Optimal control and Cost-Effectiveness Analysis of Taeniasis and Cysticercois in Humans, Pigs and Cattle.
Commun. Math. Biol. Neurosci
Taeniasis and cysticercosis are neglected food-borne diseases that pose challenge to food safety, human health and livelihood of rural livestock farmers. In this paper, an optimal control problem for the dynamics and control of taeniasis and cysticercosis in humans, pigs and cattle with its cost-effectiveness analysis is presented and analysed to determine the optimal and cost-effective strategy for disease control. A combination of two or more time dependent controls involving vaccination of pigs and cattle, meat inspection, environmental hygiene and sanitation, and the treatment of humans who are infected with taeniasis is carried out to study their impacts on disease control. The Pontryagin’s maximum principle is adopted to find the necessary conditions for existence of the optimal controls. The Runge Kutta order four forward-backward sweep method is implemented to solve the optimal control problem. The incremental cost-effectiveness ratio (ICER) is applied to determine the most cost-effective strategy for disease control. The optimal control results indicate that the strategy which focus on the combination of all interventions or that exclude vaccination of pigs and cattle is the most effective optimal control strategy in disease control. However, cost-effectiveness analysis results show that a strategy which excludes vaccination of pigs and cattle is the most cost-effective strategy for disease control. Based on these results, we recommend that interventions which focus on meat inspection, treatment of humans who are infected with taeniasis and improvement in hygiene and sanitation should be considered to control the transmission of taeniasis and cysticercosis in humans, pigs and cattle at a minimal cost.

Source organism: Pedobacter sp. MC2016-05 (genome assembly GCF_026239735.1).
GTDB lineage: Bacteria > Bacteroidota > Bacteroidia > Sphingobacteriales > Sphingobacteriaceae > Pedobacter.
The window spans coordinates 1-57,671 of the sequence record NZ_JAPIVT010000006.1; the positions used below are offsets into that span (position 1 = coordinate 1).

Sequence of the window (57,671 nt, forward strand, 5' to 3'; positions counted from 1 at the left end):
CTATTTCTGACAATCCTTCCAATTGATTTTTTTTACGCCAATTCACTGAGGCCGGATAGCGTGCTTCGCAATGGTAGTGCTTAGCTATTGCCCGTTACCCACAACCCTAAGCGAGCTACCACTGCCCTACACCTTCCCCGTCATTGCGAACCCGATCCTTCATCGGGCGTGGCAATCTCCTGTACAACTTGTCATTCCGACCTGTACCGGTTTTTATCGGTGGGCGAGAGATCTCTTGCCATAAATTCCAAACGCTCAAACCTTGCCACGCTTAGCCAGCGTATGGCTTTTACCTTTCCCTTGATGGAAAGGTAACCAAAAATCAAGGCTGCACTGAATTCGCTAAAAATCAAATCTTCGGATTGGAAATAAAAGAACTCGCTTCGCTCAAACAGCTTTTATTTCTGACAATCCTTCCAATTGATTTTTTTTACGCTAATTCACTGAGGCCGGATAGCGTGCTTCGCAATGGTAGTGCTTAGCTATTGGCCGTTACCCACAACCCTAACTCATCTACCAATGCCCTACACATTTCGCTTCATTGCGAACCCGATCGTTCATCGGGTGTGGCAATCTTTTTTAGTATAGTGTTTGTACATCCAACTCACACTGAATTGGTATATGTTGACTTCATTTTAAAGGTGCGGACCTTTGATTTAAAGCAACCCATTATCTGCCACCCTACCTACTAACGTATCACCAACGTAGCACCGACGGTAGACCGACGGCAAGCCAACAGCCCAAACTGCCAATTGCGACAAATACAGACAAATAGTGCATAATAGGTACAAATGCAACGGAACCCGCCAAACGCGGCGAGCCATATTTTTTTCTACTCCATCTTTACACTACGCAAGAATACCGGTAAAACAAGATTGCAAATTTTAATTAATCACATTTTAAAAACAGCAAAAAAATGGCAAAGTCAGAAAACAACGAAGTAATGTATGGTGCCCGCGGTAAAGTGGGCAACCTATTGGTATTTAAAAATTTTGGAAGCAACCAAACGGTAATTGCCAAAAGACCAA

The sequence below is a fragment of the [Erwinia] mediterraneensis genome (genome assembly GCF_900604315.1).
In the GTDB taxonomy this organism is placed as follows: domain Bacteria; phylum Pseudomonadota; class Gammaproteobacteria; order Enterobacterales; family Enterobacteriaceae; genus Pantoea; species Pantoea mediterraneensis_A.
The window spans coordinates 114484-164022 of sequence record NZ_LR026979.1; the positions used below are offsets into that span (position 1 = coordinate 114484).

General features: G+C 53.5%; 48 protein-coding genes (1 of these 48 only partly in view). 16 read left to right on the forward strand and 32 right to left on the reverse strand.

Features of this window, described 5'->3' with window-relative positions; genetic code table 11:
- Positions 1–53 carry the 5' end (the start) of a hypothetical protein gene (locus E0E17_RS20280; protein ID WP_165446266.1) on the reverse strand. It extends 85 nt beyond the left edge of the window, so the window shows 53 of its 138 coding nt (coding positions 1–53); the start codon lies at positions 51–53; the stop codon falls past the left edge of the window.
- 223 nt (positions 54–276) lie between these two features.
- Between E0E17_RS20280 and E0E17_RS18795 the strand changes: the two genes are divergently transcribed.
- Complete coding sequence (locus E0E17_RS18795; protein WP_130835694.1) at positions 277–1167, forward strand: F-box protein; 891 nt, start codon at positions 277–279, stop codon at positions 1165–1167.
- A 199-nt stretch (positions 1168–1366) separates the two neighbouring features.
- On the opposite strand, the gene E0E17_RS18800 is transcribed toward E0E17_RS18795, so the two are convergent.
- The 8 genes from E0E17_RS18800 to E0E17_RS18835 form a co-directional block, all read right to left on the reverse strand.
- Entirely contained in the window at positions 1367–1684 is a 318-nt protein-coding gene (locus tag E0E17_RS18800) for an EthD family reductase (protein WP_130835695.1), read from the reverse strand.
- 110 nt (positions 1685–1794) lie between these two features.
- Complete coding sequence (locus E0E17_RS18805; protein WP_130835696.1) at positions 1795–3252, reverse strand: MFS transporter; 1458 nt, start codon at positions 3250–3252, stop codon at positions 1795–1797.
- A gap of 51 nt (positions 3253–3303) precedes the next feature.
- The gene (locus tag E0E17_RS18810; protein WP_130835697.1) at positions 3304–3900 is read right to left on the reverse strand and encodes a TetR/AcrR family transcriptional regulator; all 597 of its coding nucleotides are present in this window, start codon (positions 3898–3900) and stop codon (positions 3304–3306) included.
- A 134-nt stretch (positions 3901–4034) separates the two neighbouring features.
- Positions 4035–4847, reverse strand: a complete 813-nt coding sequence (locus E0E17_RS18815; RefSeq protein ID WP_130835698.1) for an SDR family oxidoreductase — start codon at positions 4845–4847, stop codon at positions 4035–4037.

taeniasis; cysticercosis; optimal control; Hamiltonian function; cost-effectiveness analysis.